Image Dark/Light Detection Client Sided Script

Does anyone know if there is a script available to detect darkness/lightness in an image (html included) using a client sided script?

I basically want to be able to detect the type of image (dark/light) used in the background and have CSS/HTML/Jquery/JS adapt the page based on a variable that is either dark of light (true of false).

I know there are server sided script available but cannot use that for this particular development.

Thanks in advance.



This function will convert each color to gray scale and return average of all pixels, so final value will be between 0 (darkest) and 255 (brightest)

function getImageLightness(imageSrc,callback) {
    var img = document.createElement("img");
    img.src = imageSrc; = "none";

    var colorSum = 0;

    img.onload = function() {
        // create canvas
        var canvas = document.createElement("canvas");
        canvas.width = this.width;
        canvas.height = this.height;

        var ctx = canvas.getContext("2d");

        var imageData = ctx.getImageData(0,0,canvas.width,canvas.height);
        var data =;
        var r,g,b,avg;

        for(var x = 0, len = data.length; x < len; x+=4) {
            r = data[x];
            g = data[x+1];
            b = data[x+2];

            avg = Math.floor((r+g+b)/3);
            colorSum += avg;

        var brightness = Math.floor(colorSum / (this.width*this.height));





My answer reuses most of the code in @lostsource's answer but it uses a different method to attempt to distinguish between dark and light images.

First we need to (briefly) analyze what is the result of the average value of the sum of the RGB channels. For humans, it is meaningless. Is pink brighter than green? I.e., why would you want (0, 255, 0) to give a lower brightness value than (255, 0, 255)? Also, is a mid gray (128, 128, 128) bright just like a mid green (128, 255, 0)? To take this into consideration, I only deal with the color brightness of the channel as is done in the HSV color space. This is simply the maximum value of a given RGB triplet.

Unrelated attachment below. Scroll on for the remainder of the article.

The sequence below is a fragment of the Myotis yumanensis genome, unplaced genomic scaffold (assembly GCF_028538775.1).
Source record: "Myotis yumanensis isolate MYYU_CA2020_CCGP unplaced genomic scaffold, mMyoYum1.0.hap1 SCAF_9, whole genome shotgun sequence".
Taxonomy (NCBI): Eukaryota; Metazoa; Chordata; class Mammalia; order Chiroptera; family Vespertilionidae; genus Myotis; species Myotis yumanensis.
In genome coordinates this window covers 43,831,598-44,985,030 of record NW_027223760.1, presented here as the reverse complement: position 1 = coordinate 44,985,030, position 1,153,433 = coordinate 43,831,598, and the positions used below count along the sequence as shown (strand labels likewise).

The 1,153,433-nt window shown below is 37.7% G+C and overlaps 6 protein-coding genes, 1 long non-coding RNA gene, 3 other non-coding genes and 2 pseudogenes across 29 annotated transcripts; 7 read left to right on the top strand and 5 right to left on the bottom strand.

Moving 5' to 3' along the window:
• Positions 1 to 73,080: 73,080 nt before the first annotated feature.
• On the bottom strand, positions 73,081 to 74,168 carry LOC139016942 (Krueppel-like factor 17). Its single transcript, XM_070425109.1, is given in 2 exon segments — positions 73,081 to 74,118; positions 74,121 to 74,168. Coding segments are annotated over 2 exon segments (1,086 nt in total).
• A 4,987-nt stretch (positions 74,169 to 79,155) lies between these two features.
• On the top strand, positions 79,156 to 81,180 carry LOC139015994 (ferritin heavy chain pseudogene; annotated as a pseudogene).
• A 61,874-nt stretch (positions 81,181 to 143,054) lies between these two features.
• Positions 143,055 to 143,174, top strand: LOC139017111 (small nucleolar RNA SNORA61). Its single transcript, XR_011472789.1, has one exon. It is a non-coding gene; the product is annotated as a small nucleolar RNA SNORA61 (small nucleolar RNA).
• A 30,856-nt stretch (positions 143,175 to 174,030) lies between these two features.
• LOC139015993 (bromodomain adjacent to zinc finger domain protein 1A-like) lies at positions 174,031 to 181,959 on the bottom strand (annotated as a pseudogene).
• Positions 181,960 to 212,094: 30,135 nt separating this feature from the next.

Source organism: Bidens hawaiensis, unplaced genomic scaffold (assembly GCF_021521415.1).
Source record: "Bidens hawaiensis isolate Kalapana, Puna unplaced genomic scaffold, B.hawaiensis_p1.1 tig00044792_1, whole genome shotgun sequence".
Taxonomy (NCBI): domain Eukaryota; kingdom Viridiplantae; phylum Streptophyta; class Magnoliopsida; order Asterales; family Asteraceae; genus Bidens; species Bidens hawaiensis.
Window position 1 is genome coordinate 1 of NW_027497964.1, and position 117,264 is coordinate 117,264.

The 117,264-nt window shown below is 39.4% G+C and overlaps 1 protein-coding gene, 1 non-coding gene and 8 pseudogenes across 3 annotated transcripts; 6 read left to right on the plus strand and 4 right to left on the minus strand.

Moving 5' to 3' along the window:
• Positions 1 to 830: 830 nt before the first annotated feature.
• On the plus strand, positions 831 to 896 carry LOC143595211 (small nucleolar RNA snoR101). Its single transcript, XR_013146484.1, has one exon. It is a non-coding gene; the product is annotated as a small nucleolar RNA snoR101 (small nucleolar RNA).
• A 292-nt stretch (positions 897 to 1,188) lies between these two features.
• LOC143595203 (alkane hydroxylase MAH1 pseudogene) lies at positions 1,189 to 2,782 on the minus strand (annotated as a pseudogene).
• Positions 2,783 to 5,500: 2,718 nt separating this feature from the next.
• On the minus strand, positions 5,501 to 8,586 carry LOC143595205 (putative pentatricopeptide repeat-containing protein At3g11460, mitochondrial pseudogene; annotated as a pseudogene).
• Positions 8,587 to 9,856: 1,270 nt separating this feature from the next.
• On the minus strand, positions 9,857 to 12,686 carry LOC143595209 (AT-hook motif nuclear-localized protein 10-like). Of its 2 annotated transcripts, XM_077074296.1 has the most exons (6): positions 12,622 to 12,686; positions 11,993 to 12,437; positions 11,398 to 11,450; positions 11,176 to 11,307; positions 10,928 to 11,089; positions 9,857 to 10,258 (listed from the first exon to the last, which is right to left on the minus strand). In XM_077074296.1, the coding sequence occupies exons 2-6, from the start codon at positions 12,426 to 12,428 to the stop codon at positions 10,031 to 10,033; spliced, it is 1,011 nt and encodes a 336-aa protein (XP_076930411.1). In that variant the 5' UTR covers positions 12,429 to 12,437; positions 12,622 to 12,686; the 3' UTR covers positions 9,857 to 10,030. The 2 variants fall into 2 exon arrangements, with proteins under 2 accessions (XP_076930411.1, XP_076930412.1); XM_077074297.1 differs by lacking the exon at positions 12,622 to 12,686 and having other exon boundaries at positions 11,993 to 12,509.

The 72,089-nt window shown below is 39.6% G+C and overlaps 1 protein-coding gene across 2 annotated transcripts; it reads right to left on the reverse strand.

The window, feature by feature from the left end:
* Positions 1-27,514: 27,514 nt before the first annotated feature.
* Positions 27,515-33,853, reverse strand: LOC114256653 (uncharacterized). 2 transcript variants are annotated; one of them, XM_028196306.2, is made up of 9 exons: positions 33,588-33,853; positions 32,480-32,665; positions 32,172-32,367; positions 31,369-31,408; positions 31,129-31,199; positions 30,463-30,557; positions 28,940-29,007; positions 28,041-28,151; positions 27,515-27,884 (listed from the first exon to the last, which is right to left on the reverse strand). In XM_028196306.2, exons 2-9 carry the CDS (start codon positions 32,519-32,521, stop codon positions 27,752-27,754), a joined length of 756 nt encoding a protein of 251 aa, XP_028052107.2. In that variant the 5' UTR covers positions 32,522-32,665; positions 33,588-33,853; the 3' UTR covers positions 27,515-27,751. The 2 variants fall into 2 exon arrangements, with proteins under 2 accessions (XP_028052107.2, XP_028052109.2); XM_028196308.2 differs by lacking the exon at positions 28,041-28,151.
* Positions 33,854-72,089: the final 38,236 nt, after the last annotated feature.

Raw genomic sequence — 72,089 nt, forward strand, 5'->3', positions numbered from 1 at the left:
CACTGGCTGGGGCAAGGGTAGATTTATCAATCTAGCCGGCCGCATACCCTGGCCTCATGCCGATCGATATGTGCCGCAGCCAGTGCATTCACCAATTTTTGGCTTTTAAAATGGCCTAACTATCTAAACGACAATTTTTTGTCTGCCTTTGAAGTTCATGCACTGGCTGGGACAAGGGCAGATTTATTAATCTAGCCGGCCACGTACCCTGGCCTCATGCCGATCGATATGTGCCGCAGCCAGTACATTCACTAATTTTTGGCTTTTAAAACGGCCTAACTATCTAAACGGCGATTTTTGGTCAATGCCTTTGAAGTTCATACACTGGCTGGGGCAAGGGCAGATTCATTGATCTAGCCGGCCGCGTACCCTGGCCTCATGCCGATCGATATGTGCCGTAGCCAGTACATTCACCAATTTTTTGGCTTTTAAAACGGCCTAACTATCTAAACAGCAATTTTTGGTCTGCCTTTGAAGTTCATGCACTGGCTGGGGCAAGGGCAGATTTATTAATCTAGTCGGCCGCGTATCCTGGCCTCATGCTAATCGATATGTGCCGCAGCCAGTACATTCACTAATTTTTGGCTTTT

The rest is heuristics. Let max_rgb = max(RGB_i) for some point i. If max_rgb is lower than 128 (assuming a 8bpp image), then we found a new point i that is dark, otherwise it is light. Doing this for every point i, we get A points that are light and B points that are dark. If (A - B)/(A + B) >= 0 then we say the image is light. Note that if every point is dark, then you get a value of -1, conversely if every point is light you get +1. The previous formula can be tweaked so you can accept images barely dark. In the code I named the variable as fuzzy, but it does no justice to the fuzzy field in Image Processing. So, we say the image is light if (A - B)/(A + B) + fuzzy >= 0.

The code is at, it is very straightforward, don't let my notations scare you.


A script called Background Check can detect the darkness/lightness in an image. It uses JavaScript to do so.

Here is a link to it:

I hope that helps anyone wanting to make a slider with this type of detection within it.


MarvinJ provides the method averageColor(image) to get the average color of a given image. Having the average color, you can create rules to define the color of the label over the image.

Loading an image:

var image = new MarvinImage();
image.load("", imageLoaded);

Getting the average color:

var averageColor = Marvin.averageColor(image2); // [R,G,B]

The output of the snippet of this post:

enter image description here

var canvas = document.getElementById("canvas");
var image1 = new MarvinImage();
image1.load("", imageLoaded);
var image2 = new MarvinImage();
image2.load("", imageLoaded);
var loaded=0;

function imageLoaded(){
  if(++loaded == 2){
    var averageColor;
    averageColor = Marvin.averageColor(image1);
    setText("LION", averageColor, "text1");
    averageColor = Marvin.averageColor(image2);
    setText("LION", averageColor, "text2");

function setText(text, averageColor, id){
  if(averageColor[0] <= 80 && averageColor[1] <= 80 && averageColor[2] <= 80){
     document.getElementById(id).innerHTML = "<font color='#ffffff'>"+text+"</font>";
  else if(averageColor[0] >= 150 && averageColor[1] >= 150 && averageColor[2] >= 150){
     document.getElementById(id).innerHTML = "<font color='#000000'>"+text+"</font>";

<script src=""></script>
<div id="result"></div>
<div style="background-image:url(;" class="divImage">
   <div id="text1", class="divText"></div>
<div style="background-image:url(;" class="divImage">
   <div id="text2", class="divText"></div>


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